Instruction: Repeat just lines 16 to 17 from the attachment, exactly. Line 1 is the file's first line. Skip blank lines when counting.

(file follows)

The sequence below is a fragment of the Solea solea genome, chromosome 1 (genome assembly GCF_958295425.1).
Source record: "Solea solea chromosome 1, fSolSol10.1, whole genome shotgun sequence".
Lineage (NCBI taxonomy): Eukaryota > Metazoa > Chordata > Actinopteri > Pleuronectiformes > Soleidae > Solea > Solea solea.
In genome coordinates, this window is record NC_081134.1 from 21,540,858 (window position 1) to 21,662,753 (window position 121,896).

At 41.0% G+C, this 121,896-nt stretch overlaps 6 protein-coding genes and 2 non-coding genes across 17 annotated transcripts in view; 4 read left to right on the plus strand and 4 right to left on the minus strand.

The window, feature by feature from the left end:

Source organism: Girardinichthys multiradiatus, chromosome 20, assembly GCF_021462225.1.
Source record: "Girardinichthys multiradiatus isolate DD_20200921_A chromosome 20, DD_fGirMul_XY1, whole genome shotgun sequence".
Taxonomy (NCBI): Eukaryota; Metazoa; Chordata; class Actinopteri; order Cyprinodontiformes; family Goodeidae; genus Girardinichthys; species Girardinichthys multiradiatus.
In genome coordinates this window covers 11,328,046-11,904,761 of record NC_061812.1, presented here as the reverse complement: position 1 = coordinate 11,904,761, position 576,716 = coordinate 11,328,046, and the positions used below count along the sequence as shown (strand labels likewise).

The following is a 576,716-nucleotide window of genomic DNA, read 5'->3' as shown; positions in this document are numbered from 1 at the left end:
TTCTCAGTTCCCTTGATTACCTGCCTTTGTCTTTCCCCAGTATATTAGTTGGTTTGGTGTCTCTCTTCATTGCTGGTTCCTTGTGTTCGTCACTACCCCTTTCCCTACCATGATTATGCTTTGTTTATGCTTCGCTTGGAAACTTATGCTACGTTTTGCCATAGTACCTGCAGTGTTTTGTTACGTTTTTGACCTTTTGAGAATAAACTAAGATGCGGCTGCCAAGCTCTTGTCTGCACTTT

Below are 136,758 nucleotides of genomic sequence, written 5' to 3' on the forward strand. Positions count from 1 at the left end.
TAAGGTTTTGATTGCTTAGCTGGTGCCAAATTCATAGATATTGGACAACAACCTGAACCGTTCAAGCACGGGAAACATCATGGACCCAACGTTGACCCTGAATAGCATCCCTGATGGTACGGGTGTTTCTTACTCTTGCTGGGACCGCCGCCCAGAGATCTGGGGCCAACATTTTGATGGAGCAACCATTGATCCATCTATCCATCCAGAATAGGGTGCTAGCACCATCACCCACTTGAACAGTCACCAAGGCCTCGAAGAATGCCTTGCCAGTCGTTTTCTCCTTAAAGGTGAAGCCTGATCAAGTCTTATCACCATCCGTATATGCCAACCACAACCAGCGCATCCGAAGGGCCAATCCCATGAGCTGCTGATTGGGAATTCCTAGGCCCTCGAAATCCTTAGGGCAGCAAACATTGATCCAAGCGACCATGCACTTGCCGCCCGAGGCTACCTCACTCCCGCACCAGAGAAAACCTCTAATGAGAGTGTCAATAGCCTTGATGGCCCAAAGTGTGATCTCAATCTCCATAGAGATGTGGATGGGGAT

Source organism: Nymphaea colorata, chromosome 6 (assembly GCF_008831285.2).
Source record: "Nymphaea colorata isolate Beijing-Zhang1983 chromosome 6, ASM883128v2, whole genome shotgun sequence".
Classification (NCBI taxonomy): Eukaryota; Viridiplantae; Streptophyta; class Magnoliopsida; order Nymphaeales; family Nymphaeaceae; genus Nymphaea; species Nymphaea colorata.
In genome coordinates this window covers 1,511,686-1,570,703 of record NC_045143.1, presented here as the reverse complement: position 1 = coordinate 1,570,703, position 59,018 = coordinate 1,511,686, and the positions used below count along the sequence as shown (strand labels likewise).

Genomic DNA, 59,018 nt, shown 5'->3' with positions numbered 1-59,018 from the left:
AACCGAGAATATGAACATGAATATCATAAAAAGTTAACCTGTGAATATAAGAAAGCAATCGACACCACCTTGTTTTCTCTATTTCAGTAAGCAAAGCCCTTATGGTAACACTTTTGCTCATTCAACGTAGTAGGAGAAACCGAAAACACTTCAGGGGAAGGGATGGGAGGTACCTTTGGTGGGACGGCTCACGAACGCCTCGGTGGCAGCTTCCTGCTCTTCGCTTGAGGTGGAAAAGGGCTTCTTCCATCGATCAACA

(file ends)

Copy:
Source record: "Nymphaea colorata isolate Beijing-Zhang1983 chromosome 6, ASM883128v2, whole genome shotgun sequence".
Classification (NCBI taxonomy): Eukaryota; Viridiplantae; Streptophyta; class Magnoliopsida; order Nymphaeales; family Nymphaeaceae; genus Nymphaea; species Nymphaea colorata.